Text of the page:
US : Stocks Futures slide as Trump wins U.S. presidential election
Wed Nov 09 2016
Rachel Long (138 articles)
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US : Stocks Futures slide as Trump wins U.S. presidential election

NEW YORK : U.S. stock index futures sank in the overnight session into Wednesday as a market that had been expecting a victory by Democrat Hillary Clinton scrambled to adjust to an upset win by Republican Donald Trump.

S&P 500 futures pared losses by more than half as Trump took the stage at his Manhattan headquarters striking a conciliatory tone. He began by thanking Clinton for her many years in public service.

“His victory speech helped turn markets a bit,” said Brian Jacobsen, chief portfolio strategist at Wells Fargo Funds Management in Menomonee Falls, Wisconsin.

“He sounded conciliatory and didn’t bring up tariffs or the wall, which were probably two of the market’s biggest concerns.”

Trump campaigned strongly on taxing imports from Mexico and China and building a Wall in the southern border which Mexico would pay for. He also said if he was president Clinton would be in jail.

Through the night, financial markets reacted violently as the results beat the polls and closed Clinton’s path to victory. The S&P futures ESc1 slid 5 percent and hit a limit down, meaning the contract could not trade lower, only sideways or up. Dow Industrials futures briefly fell 800 points.

Republicans were expected to maintain their six-year control over the U.S. House of Representatives, and to defend their Senate majority.

Wall Street is traditionally seen as preferring gridlock, or shared control of the White House and Congress, than a sweep of both Congress houses and the Presidency.

At 3:40 a.m. EST (0840 UTC) S&P 500 e-minis ESc1 were down 50 points, or 2.34 percent, with 1,822,556 contracts changing hands. Nasdaq 100 e-minis NQc1 were down 140.5 points, or 2.93 percent, in volume of 226,068 contracts, and Dow e-minis 1YMc1 were down 359 points, or 1.96 percent, with 283,436 contracts changing hands.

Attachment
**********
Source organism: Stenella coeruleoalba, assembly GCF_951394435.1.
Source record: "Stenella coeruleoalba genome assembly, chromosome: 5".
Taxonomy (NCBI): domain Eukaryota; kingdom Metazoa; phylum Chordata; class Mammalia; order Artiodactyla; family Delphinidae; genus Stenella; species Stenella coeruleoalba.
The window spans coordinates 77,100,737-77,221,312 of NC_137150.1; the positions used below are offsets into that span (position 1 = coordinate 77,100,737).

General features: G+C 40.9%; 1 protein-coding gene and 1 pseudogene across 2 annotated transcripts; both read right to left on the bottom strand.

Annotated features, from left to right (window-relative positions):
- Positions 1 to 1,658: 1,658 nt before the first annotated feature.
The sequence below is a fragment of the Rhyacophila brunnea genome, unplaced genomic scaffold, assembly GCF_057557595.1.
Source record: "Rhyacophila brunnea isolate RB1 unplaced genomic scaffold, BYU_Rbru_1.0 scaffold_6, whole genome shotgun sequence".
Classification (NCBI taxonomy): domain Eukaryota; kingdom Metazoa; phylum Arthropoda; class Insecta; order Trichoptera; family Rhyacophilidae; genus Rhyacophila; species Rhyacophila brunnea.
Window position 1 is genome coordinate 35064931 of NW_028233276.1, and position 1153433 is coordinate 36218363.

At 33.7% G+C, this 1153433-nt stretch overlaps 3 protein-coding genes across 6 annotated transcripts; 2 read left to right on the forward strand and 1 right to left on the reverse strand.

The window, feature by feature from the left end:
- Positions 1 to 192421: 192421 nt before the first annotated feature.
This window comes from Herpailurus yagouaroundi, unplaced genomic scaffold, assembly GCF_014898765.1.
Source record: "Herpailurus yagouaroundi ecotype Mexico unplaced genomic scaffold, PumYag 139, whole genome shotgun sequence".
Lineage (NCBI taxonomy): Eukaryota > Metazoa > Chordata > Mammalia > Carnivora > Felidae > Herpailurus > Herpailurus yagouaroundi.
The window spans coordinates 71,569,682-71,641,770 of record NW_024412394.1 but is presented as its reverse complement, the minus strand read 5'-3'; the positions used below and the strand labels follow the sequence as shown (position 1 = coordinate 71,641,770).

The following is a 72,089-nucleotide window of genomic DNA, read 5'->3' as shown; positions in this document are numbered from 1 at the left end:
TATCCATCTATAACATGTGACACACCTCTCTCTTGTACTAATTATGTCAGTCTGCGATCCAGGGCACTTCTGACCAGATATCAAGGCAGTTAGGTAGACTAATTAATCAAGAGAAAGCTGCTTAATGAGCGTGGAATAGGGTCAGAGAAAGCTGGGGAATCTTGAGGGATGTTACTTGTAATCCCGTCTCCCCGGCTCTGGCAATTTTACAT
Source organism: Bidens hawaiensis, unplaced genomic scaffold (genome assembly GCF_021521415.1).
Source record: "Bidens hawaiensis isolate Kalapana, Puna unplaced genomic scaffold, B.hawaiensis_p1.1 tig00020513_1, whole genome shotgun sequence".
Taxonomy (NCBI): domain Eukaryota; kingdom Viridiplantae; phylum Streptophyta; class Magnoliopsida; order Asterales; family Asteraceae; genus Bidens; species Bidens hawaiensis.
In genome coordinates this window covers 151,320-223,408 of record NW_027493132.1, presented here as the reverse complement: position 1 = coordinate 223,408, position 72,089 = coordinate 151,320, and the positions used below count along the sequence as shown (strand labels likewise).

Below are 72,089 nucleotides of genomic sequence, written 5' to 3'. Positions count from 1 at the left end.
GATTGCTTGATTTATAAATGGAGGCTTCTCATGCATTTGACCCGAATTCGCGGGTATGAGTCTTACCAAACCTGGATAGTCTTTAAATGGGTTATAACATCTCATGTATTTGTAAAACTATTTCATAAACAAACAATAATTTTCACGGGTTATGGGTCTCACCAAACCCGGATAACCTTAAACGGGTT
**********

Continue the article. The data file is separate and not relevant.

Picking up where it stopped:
CBOE Volatility index futures VXc1 shot nearly 40 percent higher at one point, reflecting investors’ reservations over a Trump presidency, but sharply retraced that advance after Trump’s acceptance speech. The front-month VIX contract was recently up 12 percent.

“The initial reaction in markets was violent, but gradually we have seen that risk off move retrace quite significantly,” said Roger Douglas, a senior portfolio manager at Deutsche Asset Management in London.

“It could be people looking for signs of moderation in his policy, or people starting to wonder whether that moderation will start to come through in the near future.”

The Mexican peso MXN= slumped versus the U.S. currency to a historic low above 20 per dollar. The peso fell as much as 12 percent versus the greenback and was recently down 7.8 percent at 19.836.

The sharp moves in various financial assets were reminiscent of the reaction to Britain’s vote in June to leave the European Union, known as Brexit, which markets misread. S&P e-minis fell 5.7 percent over the two sessions following the vote, but the decline proved a buying opportunity as futures regained their pre-Brexit level within 10 sessions.

“If the selloff in stocks carries through tomorrow and a few days after, it could provide a buying opportunity similar to post-Brexit market action,” said Bucky Hellwig, senior vice president at BB&T Wealth Management in Birmingham, Alabama.

While stocks fell, traditional safe havens such as gold and U.S. Treasuries rose as investors avoided risk. The U.S. dollar index .DXY fell nearly 2 percent but tumbled 1.8 percent.


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Rachel Long

Rachel Long

Rachel Long is our Desk Correspondent covering Stock Markets across the globe. She is based in New York